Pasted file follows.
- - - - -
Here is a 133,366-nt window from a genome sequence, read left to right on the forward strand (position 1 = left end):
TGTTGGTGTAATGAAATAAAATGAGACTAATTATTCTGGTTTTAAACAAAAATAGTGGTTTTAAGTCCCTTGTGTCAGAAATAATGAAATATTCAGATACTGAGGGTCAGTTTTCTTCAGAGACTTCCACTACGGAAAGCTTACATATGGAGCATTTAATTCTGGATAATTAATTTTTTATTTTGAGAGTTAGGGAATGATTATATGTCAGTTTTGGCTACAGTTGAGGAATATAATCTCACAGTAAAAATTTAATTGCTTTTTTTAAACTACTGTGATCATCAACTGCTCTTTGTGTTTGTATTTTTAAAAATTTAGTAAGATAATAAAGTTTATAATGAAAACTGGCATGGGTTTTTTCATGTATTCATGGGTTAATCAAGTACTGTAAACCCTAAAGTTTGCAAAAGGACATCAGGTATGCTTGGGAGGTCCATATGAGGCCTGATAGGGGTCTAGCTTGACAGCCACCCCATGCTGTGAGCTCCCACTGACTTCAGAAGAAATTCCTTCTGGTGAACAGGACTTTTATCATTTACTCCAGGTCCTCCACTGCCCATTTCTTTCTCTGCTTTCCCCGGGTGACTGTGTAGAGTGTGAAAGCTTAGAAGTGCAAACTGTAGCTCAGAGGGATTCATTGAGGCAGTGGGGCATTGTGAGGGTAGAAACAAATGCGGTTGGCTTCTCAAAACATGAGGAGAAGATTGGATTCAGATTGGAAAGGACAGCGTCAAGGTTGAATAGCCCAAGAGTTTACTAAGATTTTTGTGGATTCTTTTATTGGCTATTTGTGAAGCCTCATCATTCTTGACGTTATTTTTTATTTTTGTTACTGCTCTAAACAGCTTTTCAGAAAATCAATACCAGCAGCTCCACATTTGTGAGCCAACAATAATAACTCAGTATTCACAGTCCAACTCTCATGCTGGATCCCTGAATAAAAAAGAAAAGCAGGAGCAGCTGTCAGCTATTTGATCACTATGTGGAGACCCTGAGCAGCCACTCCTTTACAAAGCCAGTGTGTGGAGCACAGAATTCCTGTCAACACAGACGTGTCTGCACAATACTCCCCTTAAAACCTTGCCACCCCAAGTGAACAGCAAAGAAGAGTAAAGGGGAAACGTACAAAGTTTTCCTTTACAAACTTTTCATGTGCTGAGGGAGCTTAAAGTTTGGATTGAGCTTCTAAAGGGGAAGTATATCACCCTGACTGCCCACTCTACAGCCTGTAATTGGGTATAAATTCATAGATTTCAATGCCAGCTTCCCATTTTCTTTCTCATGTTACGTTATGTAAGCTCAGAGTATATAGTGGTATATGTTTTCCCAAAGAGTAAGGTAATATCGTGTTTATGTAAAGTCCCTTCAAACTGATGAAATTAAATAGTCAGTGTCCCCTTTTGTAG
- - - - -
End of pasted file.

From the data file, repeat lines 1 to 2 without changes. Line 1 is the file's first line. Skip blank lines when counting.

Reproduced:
Here is a 133,366-nt window from a genome sequence, read left to right on the forward strand (position 1 = left end):
TGTTGGTGTAATGAAATAAAATGAGACTAATTATTCTGGTTTTAAACAAAAATAGTGGTTTTAAGTCCCTTGTGTCAGAAATAATGAAATATTCAGATACTGAGGGTCAGTTTTCTTCAGAGACTTCCACTACGGAAAGCTTACATATGGAGCATTTAATTCTGGATAATTAATTTTTTATTTTGAGAGTTAGGGAATGATTATATGTCAGTTTTGGCTACAGTTGAGGAATATAATCTCACAGTAAAAATTTAATTGCTTTTTTTAAACTACTGTGATCATCAACTGCTCTTTGTGTTTGTATTTTTAAAAATTTAGTAAGATAATAAAGTTTATAATGAAAACTGGCATGGGTTTTTTCATGTATTCATGGGTTAATCAAGTACTGTAAACCCTAAAGTTTGCAAAAGGACATCAGGTATGCTTGGGAGGTCCATATGAGGCCTGATAGGGGTCTAGCTTGACAGCCACCCCATGCTGTGAGCTCCCACTGACTTCAGAAGAAATTCCTTCTGGTGAACAGGACTTTTATCATTTACTCCAGGTCCTCCACTGCCCATTTCTTTCTCTGCTTTCCCCGGGTGACTGTGTAGAGTGTGAAAGCTTAGAAGTGCAAACTGTAGCTCAGAGGGATTCATTGAGGCAGTGGGGCATTGTGAGGGTAGAAACAAATGCGGTTGGCTTCTCAAAACATGAGGAGAAGATTGGATTCAGATTGGAAAGGACAGCGTCAAGGTTGAATAGCCCAAGAGTTTACTAAGATTTTTGTGGATTCTTTTATTGGCTATTTGTGAAGCCTCATCATTCTTGACGTTATTTTTTATTTTTGTTACTGCTCTAAACAGCTTTTCAGAAAATCAATACCAGCAGCTCCACATTTGTGAGCCAACAATAATAACTCAGTATTCACAGTCCAACTCTCATGCTGGATCCCTGAATAAAAAAGAAAAGCAGGAGCAGCTGTCAGCTATTTGATCACTATGTGGAGACCCTGAGCAGCCACTCCTTTACAAAGCCAGTGTGTGGAGCACAGAATTCCTGTCAACACAGACGTGTCTGCACAATACTCCCCTTAAAACCTTGCCACCCCAAGTGAACAGCAAAGAAGAGTAAAGGGGAAACGTACAAAGTTTTCCTTTACAAACTTTTCATGTGCTGAGGGAGCTTAAAGTTTGGATTGAGCTTCTAAAGGGGAAGTATATCACCCTGACTGCCCACTCTACAGCCTGTAATTGGGTATAAATTCATAGATTTCAATGCCAGCTTCCCATTTTCTTTCTCATGTTACGTTATGTAAGCTCAGAGTATATAGTGGTATATGTTTTCCCAAAGAGTAAGGTAATATCGTGTTTATGTAAAGTCCCTTCAAACTGATGAAATTAAATAGTCAGTGTCCCCTTTTGTAG